Fall and Spring Semesters.
3 semester hours.
Satisfies Global Diversity requirement.

ENG 145 Introduction to Creative Writing

Guided assignments for beginning writers in drama, fiction and poetry. Features stressed are plot, point of view and imagery. Creative Experience courses offer hands-on experience—students are actively engaged in the creative process.

Fall Semester.
3 semester hours.
Satisfies Creative Experience requirement.

ENG 202 Cultural Theories of Representation: American Literature I

This course explores the various literary creations of the “myths” behind American literature. It questions, explores, and eventually may demystify the historical and political reasons behind such creations.

Fall Semester.
3 semester hours.
Satisfies Global Diversity requirement.

ENG 203 Theories of Form: Early British Literature

The course introduces students to the relationship between the literary and the form through which it has been recorded and through which it represents its themes and concerns. It is a highly historically oriented course insofar as it perceives the form as continually changing.

Fall Semester.
3 semester hours.

ENG 204 Defining Literary Thinking: British Literature II

This course aims to introduce students to the chief terms in the practice of literary studies. The course addresses the question of how and why we read literature, not by providing an answer to the course title, but by considering the historical and cultural implications of reading. The course introduces students to the purpose and function of literary criticism as well as to an understanding of how we are everywhere interpreting, with special emphasis on Romantic, Victorian and Modernist texts.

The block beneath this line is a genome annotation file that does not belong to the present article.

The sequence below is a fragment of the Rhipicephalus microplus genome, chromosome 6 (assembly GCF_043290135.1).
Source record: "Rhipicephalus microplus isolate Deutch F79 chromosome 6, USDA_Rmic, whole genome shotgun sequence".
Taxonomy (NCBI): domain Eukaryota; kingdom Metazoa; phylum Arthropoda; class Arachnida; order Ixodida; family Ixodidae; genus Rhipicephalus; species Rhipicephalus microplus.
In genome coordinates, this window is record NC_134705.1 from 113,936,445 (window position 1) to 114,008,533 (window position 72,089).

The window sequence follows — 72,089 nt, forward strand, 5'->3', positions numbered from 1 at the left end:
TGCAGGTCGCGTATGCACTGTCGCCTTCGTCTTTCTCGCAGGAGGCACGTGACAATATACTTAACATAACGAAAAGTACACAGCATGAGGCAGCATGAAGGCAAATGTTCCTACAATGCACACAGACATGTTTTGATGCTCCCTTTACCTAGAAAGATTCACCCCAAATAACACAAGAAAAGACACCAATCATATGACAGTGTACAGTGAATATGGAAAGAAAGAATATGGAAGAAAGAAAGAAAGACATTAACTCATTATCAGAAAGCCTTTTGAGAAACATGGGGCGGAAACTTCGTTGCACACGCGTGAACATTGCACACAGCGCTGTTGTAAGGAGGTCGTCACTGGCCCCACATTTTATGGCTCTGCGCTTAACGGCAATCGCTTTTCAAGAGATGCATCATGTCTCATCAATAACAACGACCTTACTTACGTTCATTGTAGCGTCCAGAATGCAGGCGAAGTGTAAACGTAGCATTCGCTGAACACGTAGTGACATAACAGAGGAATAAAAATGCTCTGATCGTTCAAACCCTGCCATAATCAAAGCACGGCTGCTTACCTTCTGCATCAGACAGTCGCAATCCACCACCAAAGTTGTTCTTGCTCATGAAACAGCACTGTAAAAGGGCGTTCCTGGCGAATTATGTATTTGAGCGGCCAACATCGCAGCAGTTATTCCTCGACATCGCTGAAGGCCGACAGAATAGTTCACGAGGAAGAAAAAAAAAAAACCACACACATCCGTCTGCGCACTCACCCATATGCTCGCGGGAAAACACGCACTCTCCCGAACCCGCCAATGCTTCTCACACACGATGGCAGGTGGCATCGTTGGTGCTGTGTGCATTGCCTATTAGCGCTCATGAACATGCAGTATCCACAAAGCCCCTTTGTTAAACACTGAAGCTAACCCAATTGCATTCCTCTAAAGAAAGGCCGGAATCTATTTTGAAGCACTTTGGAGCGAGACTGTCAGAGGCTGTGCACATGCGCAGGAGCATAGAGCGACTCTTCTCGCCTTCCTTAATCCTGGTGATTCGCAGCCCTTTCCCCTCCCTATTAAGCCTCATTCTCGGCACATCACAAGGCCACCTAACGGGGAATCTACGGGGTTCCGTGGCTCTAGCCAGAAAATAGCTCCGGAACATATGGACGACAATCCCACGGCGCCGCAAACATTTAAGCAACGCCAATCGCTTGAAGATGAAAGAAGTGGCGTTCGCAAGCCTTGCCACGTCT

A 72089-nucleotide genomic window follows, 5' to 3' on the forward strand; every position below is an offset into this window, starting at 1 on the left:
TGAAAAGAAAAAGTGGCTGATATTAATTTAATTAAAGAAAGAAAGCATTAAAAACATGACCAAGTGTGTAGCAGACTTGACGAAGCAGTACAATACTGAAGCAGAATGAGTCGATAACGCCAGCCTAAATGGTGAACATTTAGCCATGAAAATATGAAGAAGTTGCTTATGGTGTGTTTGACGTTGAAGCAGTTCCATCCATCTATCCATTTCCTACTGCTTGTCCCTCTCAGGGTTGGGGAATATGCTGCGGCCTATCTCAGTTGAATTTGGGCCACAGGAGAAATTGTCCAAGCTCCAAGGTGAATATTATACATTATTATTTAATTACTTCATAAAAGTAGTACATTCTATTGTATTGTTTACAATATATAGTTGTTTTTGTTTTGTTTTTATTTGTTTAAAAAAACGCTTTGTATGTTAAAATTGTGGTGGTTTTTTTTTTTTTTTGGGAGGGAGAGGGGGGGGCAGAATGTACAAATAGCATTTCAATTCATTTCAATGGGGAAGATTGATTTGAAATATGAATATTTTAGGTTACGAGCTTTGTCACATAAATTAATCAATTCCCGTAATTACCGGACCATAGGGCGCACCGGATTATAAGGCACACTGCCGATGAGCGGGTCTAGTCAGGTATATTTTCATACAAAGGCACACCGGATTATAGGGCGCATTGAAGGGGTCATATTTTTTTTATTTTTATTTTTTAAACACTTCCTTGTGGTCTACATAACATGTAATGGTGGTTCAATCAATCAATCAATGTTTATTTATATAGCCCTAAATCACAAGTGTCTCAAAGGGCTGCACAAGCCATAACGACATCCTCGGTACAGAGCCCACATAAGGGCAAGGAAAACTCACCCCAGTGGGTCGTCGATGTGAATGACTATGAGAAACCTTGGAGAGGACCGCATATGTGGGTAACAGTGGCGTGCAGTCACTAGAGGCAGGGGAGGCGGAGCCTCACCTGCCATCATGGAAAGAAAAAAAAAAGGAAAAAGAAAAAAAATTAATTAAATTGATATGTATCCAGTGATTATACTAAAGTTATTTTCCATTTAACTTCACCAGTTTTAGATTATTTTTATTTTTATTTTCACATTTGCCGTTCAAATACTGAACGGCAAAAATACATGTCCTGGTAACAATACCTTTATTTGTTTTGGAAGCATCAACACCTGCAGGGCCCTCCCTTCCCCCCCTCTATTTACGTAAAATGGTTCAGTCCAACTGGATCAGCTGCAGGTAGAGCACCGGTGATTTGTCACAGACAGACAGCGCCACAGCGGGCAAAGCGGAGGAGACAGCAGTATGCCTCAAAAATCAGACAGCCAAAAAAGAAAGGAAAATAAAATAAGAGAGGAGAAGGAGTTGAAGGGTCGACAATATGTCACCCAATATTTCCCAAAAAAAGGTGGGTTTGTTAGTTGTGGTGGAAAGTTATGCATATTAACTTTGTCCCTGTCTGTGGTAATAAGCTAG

Spring Semester.
3 semester hours.

ENG 205 Reading and Interpretation: American Literature II

This course covers basic reading in literary theory, the relationship between critical theory and literature, and the principles of evaluation, appreciation and understanding. American texts from the mid 19th-century to the present will serve as a point of departure for critical analysis.

Spring Semester.
3 semester hours.

ENG 215 Shakespeare through Performance

Students combine active learning, close reading and performance study to gain a greater understanding of Shakespearean drama and poetry. Like all Creative Experience courses, Shakespeare through Performance is a hands-on experience in which the student is actively engaged in the creative process.

Spring Semester, odd years.
3 semester hours.
Satisfies Creative Experience requirement.

ENG 220 The English Language

An overview of the major issues in the history of the English language, basic linguistics, and applied sociolinguistics. Topics covered include beginning linguistics, including phonology, phonetics, and orthography; principles of language variance and change; the historical development and migration of the English language; and issues in contemporary English usage.